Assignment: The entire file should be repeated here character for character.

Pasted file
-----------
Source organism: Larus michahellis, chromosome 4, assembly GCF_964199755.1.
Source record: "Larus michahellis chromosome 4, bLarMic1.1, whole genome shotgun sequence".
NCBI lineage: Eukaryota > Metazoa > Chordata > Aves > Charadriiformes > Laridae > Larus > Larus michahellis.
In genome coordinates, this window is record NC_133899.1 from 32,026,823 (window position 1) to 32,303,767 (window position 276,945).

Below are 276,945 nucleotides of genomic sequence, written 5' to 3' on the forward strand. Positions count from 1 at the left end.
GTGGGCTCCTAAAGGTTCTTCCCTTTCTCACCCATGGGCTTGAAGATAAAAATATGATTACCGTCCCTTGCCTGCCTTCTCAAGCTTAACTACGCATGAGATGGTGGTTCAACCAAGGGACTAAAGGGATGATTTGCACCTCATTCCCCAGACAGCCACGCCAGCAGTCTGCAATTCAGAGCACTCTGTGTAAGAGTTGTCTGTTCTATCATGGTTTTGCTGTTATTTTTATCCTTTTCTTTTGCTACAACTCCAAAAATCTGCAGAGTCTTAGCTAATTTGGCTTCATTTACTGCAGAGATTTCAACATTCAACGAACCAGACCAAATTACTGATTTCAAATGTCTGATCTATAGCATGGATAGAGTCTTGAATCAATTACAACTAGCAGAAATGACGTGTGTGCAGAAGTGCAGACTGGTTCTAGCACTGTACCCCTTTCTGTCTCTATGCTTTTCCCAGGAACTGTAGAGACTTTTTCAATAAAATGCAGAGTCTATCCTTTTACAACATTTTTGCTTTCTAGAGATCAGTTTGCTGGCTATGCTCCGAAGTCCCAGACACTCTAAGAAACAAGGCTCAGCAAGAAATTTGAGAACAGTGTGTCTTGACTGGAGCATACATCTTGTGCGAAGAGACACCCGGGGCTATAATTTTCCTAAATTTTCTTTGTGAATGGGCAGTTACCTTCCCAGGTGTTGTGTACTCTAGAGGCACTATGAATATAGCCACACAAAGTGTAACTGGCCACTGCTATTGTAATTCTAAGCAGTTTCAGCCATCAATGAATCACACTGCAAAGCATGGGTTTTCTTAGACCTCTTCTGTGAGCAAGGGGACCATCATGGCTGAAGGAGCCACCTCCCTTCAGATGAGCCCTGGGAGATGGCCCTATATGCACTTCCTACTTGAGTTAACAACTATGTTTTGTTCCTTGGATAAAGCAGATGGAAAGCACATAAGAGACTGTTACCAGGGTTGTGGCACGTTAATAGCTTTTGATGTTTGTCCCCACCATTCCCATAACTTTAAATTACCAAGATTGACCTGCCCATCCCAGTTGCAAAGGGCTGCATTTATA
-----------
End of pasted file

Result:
Source organism: Larus michahellis, chromosome 4, assembly GCF_964199755.1.
Source record: "Larus michahellis chromosome 4, bLarMic1.1, whole genome shotgun sequence".
NCBI lineage: Eukaryota > Metazoa > Chordata > Aves > Charadriiformes > Laridae > Larus > Larus michahellis.
In genome coordinates, this window is record NC_133899.1 from 32,026,823 (window position 1) to 32,303,767 (window position 276,945).

Below are 276,945 nucleotides of genomic sequence, written 5' to 3' on the forward strand. Positions count from 1 at the left end.
GTGGGCTCCTAAAGGTTCTTCCCTTTCTCACCCATGGGCTTGAAGATAAAAATATGATTACCGTCCCTTGCCTGCCTTCTCAAGCTTAACTACGCATGAGATGGTGGTTCAACCAAGGGACTAAAGGGATGATTTGCACCTCATTCCCCAGACAGCCACGCCAGCAGTCTGCAATTCAGAGCACTCTGTGTAAGAGTTGTCTGTTCTATCATGGTTTTGCTGTTATTTTTATCCTTTTCTTTTGCTACAACTCCAAAAATCTGCAGAGTCTTAGCTAATTTGGCTTCATTTACTGCAGAGATTTCAACATTCAACGAACCAGACCAAATTACTGATTTCAAATGTCTGATCTATAGCATGGATAGAGTCTTGAATCAATTACAACTAGCAGAAATGACGTGTGTGCAGAAGTGCAGACTGGTTCTAGCACTGTACCCCTTTCTGTCTCTATGCTTTTCCCAGGAACTGTAGAGACTTTTTCAATAAAATGCAGAGTCTATCCTTTTACAACATTTTTGCTTTCTAGAGATCAGTTTGCTGGCTATGCTCCGAAGTCCCAGACACTCTAAGAAACAAGGCTCAGCAAGAAATTTGAGAACAGTGTGTCTTGACTGGAGCATACATCTTGTGCGAAGAGACACCCGGGGCTATAATTTTCCTAAATTTTCTTTGTGAATGGGCAGTTACCTTCCCAGGTGTTGTGTACTCTAGAGGCACTATGAATATAGCCACACAAAGTGTAACTGGCCACTGCTATTGTAATTCTAAGCAGTTTCAGCCATCAATGAATCACACTGCAAAGCATGGGTTTTCTTAGACCTCTTCTGTGAGCAAGGGGACCATCATGGCTGAAGGAGCCACCTCCCTTCAGATGAGCCCTGGGAGATGGCCCTATATGCACTTCCTACTTGAGTTAACAACTATGTTTTGTTCCTTGGATAAAGCAGATGGAAAGCACATAAGAGACTGTTACCAGGGTTGTGGCACGTTAATAGCTTTTGATGTTTGTCCCCACCATTCCCATAACTTTAAATTACCAAGATTGACCTGCCCATCCCAGTTGCAAAGGGCTGCATTTATA